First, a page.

New Jersey property taxes will likely resume the double digit annual growth that occurred under the McGreevey, Codey and Corzine Administrations if Assembly Speaker Vincent Prieto’s version of the of the Interest Arbitration extension becomes law. Either that, or municipal governments as we know them will cease to exist, succumbing to a long and painful death of higher crime and reduced services and capital improvements.
A 2% cap on interest arbitration awards in labor disputes was a key component of the 2% property tax cap negotiated between Governor Chris Christie, Senate President Steve Sweeney and Prieto’s predecessor, Sheila Oliver in 2010. It worked. Arbitrators made awards of less that 2% to police and fire fighters unions and property taxes rose less than 2% per year over the last four years.
The problem is Oliver insisted that the arbitration cap expire on April 1, 2014. Now, we’re a week before the arbitration cap expires and Prietro is gutting the cap by passing an extension of the law that exempts contracts that were awarded less than 2% during the last three years from any future caps and raises the cap to 3% on contracts that have not been negotiated since 2010.
The math will never work. If property taxes stay capped at 2% but the primary cost of property taxes, salaries, are not capped or are capped at 3%, municipal services will disappear. Police will be laid off, with the junior, lower paid officers being let go first, leaving the older and more highly paid officers to run drown the inevitable increase in crime. Towns will go bust. The state will take over municipal governments and force consolidations.
Belmar Mayor Matt Doherty Photo Credit Mark Bonamo, NJ.com
Belmar Mayor Matt Doherty and his colleagues on the Borough Council are acting on their pledge to rebuild the town’s boardwalk by Memorial Day 2013.
NJ.com reports that the governing body introduced a $20 million bond ordinance last week to provide the initial funding of the reconstruction.
Doherty said that Belmar’s property taxpayers will not be on the hook for the cost of the new boardwalk, with FEMA and the borough’s beach utility, which is funded by beach badge fees, paying off the bonds.
“It’s our understanding is that FEMA will pick up 75 percent of the expense, based on the language coming from the White House,” said Doherty, 39. “The remaining amount will come from the beach utility itself. So if you don’t use the beach, you’re not paying for anything. And zero dollars are coming from residential property-tax payers, with no property-tax hike anticipated.”
Beach badge prices are expected to rise from $7 to $8 for daily passes and for $50 to $55 for seasonal passes.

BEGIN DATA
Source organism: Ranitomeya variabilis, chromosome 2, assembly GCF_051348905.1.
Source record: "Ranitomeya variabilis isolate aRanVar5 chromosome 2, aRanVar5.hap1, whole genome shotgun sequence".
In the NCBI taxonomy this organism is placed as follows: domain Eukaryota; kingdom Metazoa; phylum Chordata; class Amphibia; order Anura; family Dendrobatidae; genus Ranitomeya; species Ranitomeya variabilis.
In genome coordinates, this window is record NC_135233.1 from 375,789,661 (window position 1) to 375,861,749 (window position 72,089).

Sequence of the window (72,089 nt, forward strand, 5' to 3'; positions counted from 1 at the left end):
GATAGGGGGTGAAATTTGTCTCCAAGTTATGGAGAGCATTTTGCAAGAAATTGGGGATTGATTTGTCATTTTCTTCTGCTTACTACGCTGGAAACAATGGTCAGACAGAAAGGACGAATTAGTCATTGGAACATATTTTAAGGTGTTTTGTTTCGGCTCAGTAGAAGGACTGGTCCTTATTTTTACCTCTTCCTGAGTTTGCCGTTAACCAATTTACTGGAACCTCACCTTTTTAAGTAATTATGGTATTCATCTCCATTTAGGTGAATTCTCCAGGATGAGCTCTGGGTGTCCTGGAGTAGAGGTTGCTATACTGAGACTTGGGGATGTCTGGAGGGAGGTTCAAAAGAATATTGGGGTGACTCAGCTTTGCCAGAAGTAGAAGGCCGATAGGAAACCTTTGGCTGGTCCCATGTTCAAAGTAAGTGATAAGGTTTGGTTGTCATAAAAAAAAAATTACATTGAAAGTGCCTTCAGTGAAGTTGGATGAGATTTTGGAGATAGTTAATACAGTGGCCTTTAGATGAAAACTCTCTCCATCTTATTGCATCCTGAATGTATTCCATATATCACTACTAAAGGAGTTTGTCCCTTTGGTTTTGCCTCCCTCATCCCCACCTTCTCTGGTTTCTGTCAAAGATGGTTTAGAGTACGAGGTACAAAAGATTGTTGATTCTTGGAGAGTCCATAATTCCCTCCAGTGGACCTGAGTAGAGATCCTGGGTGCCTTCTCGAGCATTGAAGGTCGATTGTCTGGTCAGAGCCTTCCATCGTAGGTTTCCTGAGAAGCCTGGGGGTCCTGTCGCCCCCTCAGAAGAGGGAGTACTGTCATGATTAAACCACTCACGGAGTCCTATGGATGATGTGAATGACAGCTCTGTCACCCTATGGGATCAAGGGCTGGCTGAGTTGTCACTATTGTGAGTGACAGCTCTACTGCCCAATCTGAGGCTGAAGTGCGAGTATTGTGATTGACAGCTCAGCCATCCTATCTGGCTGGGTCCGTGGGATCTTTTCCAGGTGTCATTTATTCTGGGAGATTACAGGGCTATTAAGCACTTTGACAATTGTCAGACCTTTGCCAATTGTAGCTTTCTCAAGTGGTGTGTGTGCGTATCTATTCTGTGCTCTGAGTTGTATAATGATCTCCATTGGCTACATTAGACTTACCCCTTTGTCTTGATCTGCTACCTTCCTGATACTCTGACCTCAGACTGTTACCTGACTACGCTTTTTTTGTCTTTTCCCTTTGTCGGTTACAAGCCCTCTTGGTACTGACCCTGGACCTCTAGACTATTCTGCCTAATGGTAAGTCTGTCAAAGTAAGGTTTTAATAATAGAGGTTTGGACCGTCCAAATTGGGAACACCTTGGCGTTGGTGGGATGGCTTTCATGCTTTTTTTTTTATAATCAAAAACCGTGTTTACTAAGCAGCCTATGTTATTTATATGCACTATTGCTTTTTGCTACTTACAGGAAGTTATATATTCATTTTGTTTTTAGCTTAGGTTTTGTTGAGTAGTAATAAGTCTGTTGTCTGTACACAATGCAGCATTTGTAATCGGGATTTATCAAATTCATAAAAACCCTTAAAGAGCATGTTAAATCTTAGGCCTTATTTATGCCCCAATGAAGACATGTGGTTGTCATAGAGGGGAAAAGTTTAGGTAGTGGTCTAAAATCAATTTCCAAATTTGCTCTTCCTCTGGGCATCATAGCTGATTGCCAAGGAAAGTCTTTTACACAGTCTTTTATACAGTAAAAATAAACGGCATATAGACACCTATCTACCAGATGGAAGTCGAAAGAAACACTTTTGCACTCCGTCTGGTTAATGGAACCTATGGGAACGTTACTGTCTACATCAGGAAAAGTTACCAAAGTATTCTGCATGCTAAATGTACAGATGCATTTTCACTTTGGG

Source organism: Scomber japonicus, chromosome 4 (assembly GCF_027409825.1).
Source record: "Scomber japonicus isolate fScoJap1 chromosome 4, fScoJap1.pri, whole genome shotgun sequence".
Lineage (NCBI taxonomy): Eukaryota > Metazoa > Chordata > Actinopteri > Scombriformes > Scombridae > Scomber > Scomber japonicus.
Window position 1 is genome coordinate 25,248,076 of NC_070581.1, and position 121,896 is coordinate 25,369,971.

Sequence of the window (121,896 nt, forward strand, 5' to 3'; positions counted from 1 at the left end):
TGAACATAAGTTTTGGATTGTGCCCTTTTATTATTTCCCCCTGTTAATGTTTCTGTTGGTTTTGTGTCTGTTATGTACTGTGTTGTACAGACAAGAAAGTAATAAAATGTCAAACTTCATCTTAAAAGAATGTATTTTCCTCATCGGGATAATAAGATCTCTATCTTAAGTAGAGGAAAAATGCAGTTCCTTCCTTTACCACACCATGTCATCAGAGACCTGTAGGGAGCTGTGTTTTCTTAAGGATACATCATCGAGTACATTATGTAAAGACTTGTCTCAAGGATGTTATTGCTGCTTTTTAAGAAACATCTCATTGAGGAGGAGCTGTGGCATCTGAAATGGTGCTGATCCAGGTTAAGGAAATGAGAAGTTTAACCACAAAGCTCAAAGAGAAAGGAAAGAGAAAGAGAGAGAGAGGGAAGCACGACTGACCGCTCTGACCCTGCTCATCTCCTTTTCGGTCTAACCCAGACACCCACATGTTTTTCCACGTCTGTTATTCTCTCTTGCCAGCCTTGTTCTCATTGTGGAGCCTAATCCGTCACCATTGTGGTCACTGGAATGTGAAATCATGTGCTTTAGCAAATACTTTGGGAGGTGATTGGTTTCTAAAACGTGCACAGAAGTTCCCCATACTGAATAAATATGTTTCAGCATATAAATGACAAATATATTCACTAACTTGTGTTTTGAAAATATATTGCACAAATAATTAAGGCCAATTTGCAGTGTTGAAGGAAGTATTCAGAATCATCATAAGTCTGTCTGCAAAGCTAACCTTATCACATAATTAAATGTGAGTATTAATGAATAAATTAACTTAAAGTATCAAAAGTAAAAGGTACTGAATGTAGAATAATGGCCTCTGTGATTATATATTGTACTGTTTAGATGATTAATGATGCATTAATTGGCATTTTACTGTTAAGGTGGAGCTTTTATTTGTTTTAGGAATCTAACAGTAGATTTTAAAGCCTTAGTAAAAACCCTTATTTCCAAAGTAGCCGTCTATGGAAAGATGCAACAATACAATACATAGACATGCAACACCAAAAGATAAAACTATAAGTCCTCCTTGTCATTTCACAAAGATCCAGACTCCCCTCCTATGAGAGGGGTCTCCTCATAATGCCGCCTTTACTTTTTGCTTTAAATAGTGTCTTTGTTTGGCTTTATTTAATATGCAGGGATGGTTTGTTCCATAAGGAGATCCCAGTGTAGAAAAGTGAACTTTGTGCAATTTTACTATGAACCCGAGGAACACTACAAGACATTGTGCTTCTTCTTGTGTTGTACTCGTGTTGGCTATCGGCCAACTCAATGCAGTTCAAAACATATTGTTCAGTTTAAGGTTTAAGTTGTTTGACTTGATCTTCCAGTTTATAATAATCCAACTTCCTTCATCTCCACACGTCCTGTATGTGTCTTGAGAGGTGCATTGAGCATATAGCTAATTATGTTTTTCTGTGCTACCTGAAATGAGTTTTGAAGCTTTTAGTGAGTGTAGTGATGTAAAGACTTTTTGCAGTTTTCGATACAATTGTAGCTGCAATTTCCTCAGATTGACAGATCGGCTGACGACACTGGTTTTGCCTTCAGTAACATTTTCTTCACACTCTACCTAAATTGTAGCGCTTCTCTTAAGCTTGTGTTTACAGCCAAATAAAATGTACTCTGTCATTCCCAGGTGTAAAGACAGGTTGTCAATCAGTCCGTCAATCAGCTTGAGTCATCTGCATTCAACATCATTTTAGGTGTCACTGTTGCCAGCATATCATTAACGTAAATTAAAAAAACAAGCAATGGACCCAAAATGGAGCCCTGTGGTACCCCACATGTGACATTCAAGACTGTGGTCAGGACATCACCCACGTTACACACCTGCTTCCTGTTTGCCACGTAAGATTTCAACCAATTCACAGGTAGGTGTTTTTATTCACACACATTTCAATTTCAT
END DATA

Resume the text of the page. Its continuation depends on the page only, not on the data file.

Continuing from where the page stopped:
The mayor, a Democrat, had kind words for Governor Christie, but not so kind words for another Doherty, State Senator Michael Doherty. The senator has proposed legislation that would eliminate a beach town’s ability to sell beach badges if state or federal funds are used to rebuild from Hurricane Sandy.
“I think Gov. Christie has done an outstanding job in his leadership, and one of the things he’s been very effective at is keeping politics out of anything related to the Hurricane Sandy recovery efforts,” Doherty, a Democrat, said. “I wish that Sen. Doherty would follow Gov. Christie’s lead as well. It’s nothing more than trying to score cheap political points after arguably the worst natural disaster that our state has ever experienced.”
The bond ordinance is expected to be passed at the December 3 meeting of Belmar’s council.
On November 6th, New Jersey voters should vote NO on Public Question #1, which seeks authorization for the state government to borrow $750 million “to build, equip and expand higher education facilities.” The New Jersey Constitution does not allow our state government to borrow money unless the voters approve. As a result, the state legislature was forced to put the $750 million borrowing plan on the November 6th ballot in the form of a public question.
The United States federal government is drowning in debt. Earlier this year, our national debt surpassed $16 trillion. According to the Congressional Budget Office, this debt problem will only grow worse in the future.
Like the federal government, New Jersey state government is also drowning in debt. According to its Comprehensive Annual Financial Report, New Jersey state government has over $40.5 billion in outstanding debt. According to www.StateBudgetSolutions.org, when other obligations such as future pension and health benefit payments for public employees are included, New Jersey state government has a total debt of $258 billion. New Jersey’s total debt is now the fifth highest in the nation after California, New York, Texas and Illinois. That debt burden comes to about $30,000 per resident, or about $120,000 for a family of four. County and municipal debts add even more to the total government debt burden facing New Jersey residents.